On the 19th of May, the city of Barcelona finally inaugurated the market of El Ninot, a restoration of a modernist market of the 1920’s carried out by local architect Josep Lluís Mateo. Originally built in 1928 at the heart of the city’s famous Eixample district, the building remained closed since 2009, when the construction and restoration works began.
The intervention by Josep Lluís Mateo and his team is respectful to the original building’s style and atmosphere, preserving the impressive metal-truss roof structure that divides the market into three naves. The surface finishes and the design of new façades were carried out paying careful attention to construction details, allowing for a harmonious continuity between old and new.
The market’s brief and overall distribution was also redesigned, with the addition of several car-parks, a large supermarket, storage space and new entrances, improving communications with the surroundings.
Read the architect’s statement below.
El Ninot Market according to its architect
The market, since its origins, has been a large covered place. We conserve and repair the beautiful structure that supports that roof. Beneath, we dig into the site to introduce new services that complement sales activity: logistics, parking, installations. Rather than changing the visible volume, we change the surfaces that enclose it to improve the conditions of use and space, control the entrance of daylight and organize the adjacent urban space, integrating the presence of the outdoor stalls.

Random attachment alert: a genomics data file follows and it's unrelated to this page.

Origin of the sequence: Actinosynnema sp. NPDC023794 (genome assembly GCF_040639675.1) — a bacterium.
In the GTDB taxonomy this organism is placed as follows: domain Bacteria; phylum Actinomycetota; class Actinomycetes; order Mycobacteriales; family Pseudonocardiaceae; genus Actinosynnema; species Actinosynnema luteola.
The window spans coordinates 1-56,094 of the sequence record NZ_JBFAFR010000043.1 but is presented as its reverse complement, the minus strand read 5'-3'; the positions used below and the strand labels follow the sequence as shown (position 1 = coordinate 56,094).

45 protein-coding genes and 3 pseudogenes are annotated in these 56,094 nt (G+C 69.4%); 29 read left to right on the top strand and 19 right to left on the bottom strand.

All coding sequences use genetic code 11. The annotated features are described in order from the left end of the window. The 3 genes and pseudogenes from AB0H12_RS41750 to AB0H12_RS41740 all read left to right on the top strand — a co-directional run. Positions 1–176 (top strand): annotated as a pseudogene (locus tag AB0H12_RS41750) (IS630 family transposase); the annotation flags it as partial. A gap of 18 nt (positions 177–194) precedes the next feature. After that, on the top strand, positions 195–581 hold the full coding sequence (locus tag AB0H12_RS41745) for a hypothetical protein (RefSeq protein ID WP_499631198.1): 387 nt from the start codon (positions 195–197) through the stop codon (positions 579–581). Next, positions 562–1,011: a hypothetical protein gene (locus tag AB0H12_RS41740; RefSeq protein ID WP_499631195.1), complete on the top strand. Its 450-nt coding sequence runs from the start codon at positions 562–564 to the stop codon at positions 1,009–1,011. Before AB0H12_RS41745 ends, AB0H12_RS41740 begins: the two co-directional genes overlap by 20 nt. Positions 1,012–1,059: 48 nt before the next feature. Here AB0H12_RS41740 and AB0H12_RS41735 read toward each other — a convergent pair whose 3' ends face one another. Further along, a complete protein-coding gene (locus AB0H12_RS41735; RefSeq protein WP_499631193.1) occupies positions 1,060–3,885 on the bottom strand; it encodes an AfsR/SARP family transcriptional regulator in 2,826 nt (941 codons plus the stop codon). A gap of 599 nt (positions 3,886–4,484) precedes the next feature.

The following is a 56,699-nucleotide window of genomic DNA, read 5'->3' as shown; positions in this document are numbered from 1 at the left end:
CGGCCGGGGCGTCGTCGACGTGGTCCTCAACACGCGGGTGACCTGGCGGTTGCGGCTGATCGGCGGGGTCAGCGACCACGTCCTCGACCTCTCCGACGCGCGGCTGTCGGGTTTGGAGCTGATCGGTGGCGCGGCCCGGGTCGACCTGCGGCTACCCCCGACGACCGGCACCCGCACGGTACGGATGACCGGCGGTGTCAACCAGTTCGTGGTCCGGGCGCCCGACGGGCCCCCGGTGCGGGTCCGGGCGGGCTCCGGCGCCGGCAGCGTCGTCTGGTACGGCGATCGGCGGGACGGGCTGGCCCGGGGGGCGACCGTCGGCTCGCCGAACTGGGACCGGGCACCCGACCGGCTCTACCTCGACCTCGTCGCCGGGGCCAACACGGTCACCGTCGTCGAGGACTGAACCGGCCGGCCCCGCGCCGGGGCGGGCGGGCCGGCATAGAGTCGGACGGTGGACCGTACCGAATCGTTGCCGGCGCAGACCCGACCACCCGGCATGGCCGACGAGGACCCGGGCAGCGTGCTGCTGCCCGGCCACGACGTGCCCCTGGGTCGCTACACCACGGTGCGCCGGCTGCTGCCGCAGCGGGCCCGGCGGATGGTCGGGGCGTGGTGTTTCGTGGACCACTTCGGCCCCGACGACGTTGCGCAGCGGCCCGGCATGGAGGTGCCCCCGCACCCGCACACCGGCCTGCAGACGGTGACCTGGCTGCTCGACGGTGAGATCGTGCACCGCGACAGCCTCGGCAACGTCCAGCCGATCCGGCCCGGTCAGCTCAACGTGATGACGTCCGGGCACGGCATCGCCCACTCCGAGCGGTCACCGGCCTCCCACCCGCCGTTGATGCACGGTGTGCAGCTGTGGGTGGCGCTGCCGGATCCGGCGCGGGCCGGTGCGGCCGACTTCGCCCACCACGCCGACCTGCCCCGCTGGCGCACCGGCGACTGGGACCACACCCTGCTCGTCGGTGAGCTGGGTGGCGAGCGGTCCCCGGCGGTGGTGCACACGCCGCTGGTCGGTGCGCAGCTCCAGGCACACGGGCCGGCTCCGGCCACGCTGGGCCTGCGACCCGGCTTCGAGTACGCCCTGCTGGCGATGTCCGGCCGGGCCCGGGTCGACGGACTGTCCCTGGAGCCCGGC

The interior is like a city. Two orthogonal axes (N-S and E-W) form the layout along which the stalls are organized, with the emphasis on their individuality. A large open foyer space on Carrer de Mallorca receives visitors. It is a plaza leading into this virtual city of commerce. The inside space, bathed in the milky light we filter in from the exterior, is a hive of activity. On the outside, the skins with which we clothe the existing structure open as they reach the ground to offer produce.